Hospice of the Valley’s Art, Food and Wine Auction Nets Over $500,000 for Dementia Care – Greater Phoenix Chamber

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Our community turned out in spectacular fashion to raise a record $514,000 for Hospice of the Valley’s innovative dementia care programs. The not-for-profit helps people living with all types of dementia from the time of diagnosis and also supports their caregivers.

An enthusiastic crowd of 450 gathered at the JW Marriott Camelback Inn on March 12 to bid on paintings, exclusive trips, jewelry and a fabulous dining experience featuring the culinary talents of Barbara Fenzl and honored guest, Chef Mark Tarbell. Recognized for his many years of community service, Tarbell was toasted via video by fellow chefs Beau MacMillan, Vincent Guerithault, Christopher Gross, Stephen Jones, Charlene Badman and Jacques Pepin.

Renowned local artist Elaine Coffee’s beautiful painting, “Corrido des Toros, Arles,” depicting modern travelers admiring ancient ruins in France, evoked oohs and ahhs from collectors of fine art, as did a stunning fiery-red enamelwork horse sculpture from Carl Dahl’s private collection.

Several auction items drew spirited bidding: an eight-day odyssey to Greece, with stays in Athens, Crete and Santorini; a fabulous all-inclusive Napa Valley trip for four with private jet transportation; and an adorable Petite Golden Cavadoodle puppy.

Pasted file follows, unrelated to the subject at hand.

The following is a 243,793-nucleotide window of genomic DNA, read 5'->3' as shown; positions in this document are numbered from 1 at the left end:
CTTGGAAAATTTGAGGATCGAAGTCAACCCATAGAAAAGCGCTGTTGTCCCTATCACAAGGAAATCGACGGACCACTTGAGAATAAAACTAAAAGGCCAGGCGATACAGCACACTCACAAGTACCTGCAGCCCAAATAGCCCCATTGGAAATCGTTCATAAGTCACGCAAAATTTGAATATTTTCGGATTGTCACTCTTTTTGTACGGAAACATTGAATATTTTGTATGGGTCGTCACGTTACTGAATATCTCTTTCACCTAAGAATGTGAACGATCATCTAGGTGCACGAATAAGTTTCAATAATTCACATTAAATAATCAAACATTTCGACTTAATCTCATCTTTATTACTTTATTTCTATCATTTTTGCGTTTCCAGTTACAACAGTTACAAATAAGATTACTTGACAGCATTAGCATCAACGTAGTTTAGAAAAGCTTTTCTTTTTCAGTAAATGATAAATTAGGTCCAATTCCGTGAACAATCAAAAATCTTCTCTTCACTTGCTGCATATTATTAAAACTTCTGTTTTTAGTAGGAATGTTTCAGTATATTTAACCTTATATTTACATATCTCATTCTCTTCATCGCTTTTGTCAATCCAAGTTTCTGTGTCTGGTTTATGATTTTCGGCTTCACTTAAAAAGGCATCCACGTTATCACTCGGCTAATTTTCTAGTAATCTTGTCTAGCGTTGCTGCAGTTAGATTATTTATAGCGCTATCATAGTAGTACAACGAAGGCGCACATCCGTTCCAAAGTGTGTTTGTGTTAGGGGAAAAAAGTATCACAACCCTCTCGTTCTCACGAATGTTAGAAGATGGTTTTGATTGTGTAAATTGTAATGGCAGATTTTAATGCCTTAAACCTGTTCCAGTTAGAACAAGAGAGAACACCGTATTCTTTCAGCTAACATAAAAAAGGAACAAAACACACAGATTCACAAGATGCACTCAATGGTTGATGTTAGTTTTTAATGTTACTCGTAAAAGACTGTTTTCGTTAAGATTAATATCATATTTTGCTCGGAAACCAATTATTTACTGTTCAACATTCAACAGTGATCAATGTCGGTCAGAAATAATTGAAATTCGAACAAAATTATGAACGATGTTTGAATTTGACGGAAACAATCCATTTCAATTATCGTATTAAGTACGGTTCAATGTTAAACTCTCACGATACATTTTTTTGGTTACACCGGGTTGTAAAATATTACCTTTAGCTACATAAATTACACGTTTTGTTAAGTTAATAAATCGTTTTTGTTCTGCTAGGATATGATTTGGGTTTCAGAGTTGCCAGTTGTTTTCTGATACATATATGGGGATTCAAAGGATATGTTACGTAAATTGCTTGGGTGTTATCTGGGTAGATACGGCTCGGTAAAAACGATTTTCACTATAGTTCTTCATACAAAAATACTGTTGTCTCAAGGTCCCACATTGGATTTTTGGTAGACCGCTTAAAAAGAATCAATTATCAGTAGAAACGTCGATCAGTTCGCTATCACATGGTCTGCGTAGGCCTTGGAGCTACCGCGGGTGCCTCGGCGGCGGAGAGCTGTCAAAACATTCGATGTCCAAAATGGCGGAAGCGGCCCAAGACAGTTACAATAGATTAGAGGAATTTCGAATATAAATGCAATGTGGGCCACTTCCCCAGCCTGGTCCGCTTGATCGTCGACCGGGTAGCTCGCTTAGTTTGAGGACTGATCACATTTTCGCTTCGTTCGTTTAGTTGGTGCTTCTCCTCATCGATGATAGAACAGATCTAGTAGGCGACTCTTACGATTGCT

“We are so grateful for your generosity,” said Hospice of the Valley Executive Director Debbie Shumway. “For 45 years, it has truly been an honor to care for your loved ones. Thank you for supporting our mission — we are better together!”

Dynamic auctiontainer Leticia Frye teared up describing the agency’s mission of comfort, dignity and compassionate care. She is a former Hospice of the Valley volunteer who loved visiting patients.

As the evening drew to a close, Letitia surprised guests with an anonymous offer to match every $1,000 bid — doubling the amount of money benefiting the agency’s unique Supportive Care for Dementia program. This support improves quality of life by helping caregivers navigate the challenges of dementia and find new ways to create meaningful connections. It is provided to families in their homes and at Hospice of the Valley’s new state-of-the-art Dementia Care and Education Campus, opening soon in Central Phoenix.

Since 1977, Hospice of the Valley has been the leading provider of hospice care in Arizona. Programs have now expanded to support people from the time they are diagnosed with chronic illness or dementia. Last year, the agency cared for more than 22,000 patients and their families and provided a safety net for our community by serving those in need, regardless of insurance or financial status. For more information, visit hov.org or call (602) 530-6900.



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